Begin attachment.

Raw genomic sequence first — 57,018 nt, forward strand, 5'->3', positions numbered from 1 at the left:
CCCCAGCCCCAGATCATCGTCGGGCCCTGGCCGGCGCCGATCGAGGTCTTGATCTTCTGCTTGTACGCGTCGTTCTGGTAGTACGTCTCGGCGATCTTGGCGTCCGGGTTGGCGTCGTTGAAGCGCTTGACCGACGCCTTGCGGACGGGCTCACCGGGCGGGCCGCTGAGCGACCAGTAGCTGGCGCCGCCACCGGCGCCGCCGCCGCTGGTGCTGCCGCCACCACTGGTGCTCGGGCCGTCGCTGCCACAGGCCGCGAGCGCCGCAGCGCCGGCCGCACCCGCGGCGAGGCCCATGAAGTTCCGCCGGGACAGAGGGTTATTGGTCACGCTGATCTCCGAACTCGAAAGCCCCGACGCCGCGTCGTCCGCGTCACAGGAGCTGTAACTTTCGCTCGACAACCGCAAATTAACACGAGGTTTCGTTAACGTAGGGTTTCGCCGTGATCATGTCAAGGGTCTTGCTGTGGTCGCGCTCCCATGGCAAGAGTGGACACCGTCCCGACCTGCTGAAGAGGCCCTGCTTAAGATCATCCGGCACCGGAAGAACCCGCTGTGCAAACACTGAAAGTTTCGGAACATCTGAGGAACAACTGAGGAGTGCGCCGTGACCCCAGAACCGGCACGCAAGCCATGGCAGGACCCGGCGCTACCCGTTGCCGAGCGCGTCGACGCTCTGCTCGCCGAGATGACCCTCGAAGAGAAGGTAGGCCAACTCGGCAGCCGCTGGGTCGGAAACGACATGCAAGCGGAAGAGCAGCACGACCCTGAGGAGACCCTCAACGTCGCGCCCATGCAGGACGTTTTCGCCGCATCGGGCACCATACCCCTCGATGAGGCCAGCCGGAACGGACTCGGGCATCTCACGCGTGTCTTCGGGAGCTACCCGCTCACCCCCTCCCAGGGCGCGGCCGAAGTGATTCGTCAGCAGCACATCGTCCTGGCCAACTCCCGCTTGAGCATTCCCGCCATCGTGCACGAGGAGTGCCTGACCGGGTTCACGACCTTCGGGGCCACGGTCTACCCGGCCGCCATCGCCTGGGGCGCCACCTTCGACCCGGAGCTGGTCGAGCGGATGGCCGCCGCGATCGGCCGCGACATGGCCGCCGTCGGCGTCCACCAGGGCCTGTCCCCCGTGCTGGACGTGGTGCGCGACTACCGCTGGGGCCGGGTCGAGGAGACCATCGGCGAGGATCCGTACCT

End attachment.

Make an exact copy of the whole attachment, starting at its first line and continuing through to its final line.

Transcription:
Raw genomic sequence first — 57,018 nt, forward strand, 5'->3', positions numbered from 1 at the left:
CCCCAGCCCCAGATCATCGTCGGGCCCTGGCCGGCGCCGATCGAGGTCTTGATCTTCTGCTTGTACGCGTCGTTCTGGTAGTACGTCTCGGCGATCTTGGCGTCCGGGTTGGCGTCGTTGAAGCGCTTGACCGACGCCTTGCGGACGGGCTCACCGGGCGGGCCGCTGAGCGACCAGTAGCTGGCGCCGCCACCGGCGCCGCCGCCGCTGGTGCTGCCGCCACCACTGGTGCTCGGGCCGTCGCTGCCACAGGCCGCGAGCGCCGCAGCGCCGGCCGCACCCGCGGCGAGGCCCATGAAGTTCCGCCGGGACAGAGGGTTATTGGTCACGCTGATCTCCGAACTCGAAAGCCCCGACGCCGCGTCGTCCGCGTCACAGGAGCTGTAACTTTCGCTCGACAACCGCAAATTAACACGAGGTTTCGTTAACGTAGGGTTTCGCCGTGATCATGTCAAGGGTCTTGCTGTGGTCGCGCTCCCATGGCAAGAGTGGACACCGTCCCGACCTGCTGAAGAGGCCCTGCTTAAGATCATCCGGCACCGGAAGAACCCGCTGTGCAAACACTGAAAGTTTCGGAACATCTGAGGAACAACTGAGGAGTGCGCCGTGACCCCAGAACCGGCACGCAAGCCATGGCAGGACCCGGCGCTACCCGTTGCCGAGCGCGTCGACGCTCTGCTCGCCGAGATGACCCTCGAAGAGAAGGTAGGCCAACTCGGCAGCCGCTGGGTCGGAAACGACATGCAAGCGGAAGAGCAGCACGACCCTGAGGAGACCCTCAACGTCGCGCCCATGCAGGACGTTTTCGCCGCATCGGGCACCATACCCCTCGATGAGGCCAGCCGGAACGGACTCGGGCATCTCACGCGTGTCTTCGGGAGCTACCCGCTCACCCCCTCCCAGGGCGCGGCCGAAGTGATTCGTCAGCAGCACATCGTCCTGGCCAACTCCCGCTTGAGCATTCCCGCCATCGTGCACGAGGAGTGCCTGACCGGGTTCACGACCTTCGGGGCCACGGTCTACCCGGCCGCCATCGCCTGGGGCGCCACCTTCGACCCGGAGCTGGTCGAGCGGATGGCCGCCGCGATCGGCCGCGACATGGCCGCCGTCGGCGTCCACCAGGGCCTGTCCCCCGTGCTGGACGTGGTGCGCGACTACCGCTGGGGCCGGGTCGAGGAGACCATCGGCGAGGATCCGTACCT